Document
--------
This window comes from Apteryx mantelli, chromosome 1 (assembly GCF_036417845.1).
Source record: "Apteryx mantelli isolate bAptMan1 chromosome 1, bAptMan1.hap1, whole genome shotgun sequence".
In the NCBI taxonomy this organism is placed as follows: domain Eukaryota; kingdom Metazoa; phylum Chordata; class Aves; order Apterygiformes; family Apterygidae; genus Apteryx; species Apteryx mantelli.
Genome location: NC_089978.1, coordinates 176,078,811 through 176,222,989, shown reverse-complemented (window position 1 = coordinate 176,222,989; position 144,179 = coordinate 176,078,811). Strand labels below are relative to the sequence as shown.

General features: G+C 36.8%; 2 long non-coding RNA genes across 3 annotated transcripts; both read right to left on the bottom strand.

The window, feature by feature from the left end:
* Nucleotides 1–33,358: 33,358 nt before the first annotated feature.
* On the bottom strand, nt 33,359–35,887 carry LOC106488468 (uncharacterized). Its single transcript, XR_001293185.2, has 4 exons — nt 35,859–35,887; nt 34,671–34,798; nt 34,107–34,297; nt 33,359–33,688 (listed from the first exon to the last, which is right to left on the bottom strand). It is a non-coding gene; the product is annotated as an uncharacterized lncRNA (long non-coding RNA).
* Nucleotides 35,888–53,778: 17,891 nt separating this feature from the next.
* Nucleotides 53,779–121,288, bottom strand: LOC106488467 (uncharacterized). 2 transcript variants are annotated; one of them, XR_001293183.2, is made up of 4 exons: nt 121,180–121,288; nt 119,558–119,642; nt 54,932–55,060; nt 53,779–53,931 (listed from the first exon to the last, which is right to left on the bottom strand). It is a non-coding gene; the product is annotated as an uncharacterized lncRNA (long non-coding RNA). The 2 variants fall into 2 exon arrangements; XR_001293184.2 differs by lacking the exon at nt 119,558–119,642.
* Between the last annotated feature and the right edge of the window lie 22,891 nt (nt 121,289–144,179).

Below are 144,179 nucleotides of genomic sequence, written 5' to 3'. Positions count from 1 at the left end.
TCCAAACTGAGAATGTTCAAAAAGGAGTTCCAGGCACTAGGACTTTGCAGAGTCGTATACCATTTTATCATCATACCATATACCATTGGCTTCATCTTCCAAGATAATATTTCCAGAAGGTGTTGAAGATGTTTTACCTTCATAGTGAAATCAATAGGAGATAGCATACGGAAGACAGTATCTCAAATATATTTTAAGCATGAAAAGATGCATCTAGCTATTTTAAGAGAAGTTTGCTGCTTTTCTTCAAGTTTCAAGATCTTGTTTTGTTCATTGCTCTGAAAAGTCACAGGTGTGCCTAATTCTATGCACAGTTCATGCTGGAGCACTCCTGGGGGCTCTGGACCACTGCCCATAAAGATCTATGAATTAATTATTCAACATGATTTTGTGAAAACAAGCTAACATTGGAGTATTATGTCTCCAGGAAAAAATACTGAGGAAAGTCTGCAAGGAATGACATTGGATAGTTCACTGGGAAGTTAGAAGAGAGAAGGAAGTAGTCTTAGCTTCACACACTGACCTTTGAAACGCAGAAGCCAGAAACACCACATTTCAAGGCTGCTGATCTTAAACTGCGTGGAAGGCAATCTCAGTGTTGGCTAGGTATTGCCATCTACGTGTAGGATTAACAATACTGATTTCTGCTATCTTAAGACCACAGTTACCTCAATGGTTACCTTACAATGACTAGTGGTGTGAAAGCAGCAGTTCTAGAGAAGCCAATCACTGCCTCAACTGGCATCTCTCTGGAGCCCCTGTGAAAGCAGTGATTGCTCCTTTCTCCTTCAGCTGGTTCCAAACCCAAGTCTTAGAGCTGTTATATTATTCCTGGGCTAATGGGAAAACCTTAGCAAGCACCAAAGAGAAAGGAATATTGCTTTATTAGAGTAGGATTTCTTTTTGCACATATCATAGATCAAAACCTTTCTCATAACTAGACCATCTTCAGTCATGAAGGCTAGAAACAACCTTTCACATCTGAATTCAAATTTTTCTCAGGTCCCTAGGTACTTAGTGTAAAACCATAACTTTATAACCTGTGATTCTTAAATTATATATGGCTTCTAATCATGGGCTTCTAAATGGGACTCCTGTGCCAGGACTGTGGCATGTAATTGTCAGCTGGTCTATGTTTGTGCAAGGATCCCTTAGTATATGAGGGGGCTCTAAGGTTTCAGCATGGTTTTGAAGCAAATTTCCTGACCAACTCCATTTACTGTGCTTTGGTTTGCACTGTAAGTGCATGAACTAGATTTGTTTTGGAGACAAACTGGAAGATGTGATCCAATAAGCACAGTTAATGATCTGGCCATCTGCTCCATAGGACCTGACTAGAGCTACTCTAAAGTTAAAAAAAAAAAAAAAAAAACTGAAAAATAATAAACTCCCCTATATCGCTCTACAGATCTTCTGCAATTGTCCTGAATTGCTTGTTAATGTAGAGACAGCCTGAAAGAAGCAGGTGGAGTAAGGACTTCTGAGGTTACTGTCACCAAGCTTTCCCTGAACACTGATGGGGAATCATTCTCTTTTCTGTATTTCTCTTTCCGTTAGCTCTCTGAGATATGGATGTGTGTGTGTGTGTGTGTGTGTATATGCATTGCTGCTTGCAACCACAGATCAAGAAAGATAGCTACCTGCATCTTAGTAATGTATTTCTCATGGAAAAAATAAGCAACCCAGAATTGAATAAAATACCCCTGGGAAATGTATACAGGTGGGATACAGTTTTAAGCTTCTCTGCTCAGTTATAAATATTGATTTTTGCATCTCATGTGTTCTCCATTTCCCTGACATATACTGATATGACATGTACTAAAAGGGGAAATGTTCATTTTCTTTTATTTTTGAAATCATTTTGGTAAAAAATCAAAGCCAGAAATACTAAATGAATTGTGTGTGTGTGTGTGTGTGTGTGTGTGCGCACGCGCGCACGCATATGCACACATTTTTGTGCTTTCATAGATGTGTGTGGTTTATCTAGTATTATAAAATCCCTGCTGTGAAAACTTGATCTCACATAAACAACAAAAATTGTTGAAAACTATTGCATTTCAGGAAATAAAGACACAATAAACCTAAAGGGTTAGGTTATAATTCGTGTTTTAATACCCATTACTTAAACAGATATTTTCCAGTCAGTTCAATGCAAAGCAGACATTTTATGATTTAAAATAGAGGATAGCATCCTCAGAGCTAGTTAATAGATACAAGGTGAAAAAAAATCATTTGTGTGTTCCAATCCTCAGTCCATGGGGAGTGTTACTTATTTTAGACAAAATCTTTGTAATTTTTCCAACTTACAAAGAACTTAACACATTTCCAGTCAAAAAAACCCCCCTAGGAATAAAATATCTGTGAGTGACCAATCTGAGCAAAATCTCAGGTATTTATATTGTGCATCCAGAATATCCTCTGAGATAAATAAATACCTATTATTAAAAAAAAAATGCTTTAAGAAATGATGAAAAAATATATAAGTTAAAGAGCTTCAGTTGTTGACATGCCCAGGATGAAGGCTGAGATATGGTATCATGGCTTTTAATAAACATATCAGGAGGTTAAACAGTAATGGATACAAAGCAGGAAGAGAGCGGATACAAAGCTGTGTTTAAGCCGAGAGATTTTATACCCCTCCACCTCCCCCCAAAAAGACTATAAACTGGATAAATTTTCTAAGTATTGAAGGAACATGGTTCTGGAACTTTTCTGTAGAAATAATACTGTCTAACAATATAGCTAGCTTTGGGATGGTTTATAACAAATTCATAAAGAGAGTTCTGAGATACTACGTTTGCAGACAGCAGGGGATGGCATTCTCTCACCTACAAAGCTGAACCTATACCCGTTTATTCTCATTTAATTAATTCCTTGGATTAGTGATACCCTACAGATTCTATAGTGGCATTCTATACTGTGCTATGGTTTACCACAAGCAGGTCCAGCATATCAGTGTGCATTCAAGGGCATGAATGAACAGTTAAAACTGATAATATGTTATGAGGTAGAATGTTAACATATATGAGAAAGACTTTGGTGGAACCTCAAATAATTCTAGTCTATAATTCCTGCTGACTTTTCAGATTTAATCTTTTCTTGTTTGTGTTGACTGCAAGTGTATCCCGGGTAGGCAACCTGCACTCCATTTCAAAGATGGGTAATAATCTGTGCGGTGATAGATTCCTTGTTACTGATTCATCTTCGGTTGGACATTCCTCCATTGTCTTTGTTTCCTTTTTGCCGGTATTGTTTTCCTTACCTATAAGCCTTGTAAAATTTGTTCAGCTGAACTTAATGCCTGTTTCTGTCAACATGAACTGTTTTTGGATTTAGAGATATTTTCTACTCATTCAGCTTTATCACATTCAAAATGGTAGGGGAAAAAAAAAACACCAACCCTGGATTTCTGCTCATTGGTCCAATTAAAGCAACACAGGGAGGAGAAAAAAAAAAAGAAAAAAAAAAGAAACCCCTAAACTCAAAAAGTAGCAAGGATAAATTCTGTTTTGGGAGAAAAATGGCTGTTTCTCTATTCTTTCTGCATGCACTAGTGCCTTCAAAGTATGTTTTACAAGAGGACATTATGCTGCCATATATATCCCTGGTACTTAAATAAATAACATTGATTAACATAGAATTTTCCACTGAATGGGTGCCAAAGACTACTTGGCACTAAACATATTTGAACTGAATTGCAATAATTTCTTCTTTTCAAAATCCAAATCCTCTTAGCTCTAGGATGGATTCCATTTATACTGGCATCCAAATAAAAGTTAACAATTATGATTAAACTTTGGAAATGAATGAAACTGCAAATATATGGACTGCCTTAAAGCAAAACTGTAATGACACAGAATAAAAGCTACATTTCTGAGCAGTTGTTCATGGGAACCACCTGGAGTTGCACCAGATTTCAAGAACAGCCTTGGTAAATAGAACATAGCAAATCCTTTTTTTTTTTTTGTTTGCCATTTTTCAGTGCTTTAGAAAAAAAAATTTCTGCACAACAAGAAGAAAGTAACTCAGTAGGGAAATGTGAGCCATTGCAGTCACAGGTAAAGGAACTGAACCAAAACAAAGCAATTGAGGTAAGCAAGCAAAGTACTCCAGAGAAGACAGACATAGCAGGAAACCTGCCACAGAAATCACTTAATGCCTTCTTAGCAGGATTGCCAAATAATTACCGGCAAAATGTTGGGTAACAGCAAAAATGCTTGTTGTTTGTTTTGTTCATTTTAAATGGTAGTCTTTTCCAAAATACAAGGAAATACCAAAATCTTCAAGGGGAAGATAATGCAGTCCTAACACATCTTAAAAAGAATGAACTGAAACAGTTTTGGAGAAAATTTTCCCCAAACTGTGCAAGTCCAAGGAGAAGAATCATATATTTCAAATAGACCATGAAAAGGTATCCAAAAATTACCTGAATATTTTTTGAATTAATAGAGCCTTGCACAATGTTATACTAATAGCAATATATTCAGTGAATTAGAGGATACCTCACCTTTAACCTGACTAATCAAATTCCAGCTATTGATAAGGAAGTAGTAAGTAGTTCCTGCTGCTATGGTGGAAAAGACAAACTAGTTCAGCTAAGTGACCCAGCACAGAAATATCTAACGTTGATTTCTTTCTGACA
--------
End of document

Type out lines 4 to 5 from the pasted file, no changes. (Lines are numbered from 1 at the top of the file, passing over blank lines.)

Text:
Genome location: NC_089978.1, coordinates 176,078,811 through 176,222,989, shown reverse-complemented (window position 1 = coordinate 176,222,989; position 144,179 = coordinate 176,078,811). Strand labels below are relative to the sequence as shown.

General features: G+C 36.8%; 2 long non-coding RNA genes across 3 annotated transcripts; both read right to left on the bottom strand.